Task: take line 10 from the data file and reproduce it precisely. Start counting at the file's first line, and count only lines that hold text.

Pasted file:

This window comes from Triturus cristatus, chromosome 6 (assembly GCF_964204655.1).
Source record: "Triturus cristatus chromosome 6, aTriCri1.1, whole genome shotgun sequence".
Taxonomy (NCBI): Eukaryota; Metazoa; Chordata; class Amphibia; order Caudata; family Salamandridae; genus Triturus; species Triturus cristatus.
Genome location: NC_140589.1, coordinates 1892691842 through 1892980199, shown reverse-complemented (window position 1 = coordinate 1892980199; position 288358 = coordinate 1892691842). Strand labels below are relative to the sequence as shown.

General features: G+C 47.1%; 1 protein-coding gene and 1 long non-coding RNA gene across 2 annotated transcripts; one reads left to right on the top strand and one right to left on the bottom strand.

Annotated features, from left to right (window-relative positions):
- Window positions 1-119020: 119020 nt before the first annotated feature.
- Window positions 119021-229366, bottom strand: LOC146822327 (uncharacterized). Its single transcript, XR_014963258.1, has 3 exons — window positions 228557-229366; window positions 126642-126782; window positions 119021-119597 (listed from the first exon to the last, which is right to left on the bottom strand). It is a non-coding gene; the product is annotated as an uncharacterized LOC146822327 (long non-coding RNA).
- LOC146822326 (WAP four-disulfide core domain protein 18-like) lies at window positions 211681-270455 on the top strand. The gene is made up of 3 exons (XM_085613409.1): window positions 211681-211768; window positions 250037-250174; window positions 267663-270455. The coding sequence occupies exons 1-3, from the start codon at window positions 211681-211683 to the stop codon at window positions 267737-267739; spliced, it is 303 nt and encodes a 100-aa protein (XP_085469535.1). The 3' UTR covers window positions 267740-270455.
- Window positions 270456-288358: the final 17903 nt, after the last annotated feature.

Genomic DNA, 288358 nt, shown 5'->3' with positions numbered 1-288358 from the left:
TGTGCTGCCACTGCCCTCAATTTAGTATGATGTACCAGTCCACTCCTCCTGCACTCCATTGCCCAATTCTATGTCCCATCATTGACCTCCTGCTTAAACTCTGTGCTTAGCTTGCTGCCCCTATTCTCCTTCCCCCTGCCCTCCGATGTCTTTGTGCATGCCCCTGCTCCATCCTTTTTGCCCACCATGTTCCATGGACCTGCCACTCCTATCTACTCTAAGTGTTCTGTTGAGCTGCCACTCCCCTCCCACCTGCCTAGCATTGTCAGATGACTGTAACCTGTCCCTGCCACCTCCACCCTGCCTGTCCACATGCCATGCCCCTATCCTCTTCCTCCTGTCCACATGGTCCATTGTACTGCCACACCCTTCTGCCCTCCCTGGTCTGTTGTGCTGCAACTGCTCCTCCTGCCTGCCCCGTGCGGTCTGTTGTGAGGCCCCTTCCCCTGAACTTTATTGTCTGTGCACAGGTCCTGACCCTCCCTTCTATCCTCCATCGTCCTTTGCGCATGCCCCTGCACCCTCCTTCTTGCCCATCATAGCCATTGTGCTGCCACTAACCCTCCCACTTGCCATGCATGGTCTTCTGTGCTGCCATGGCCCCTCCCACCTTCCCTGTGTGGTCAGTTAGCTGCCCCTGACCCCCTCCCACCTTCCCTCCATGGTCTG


- Window positions 270456-288358: the final 17903 nt, after the last annotated feature.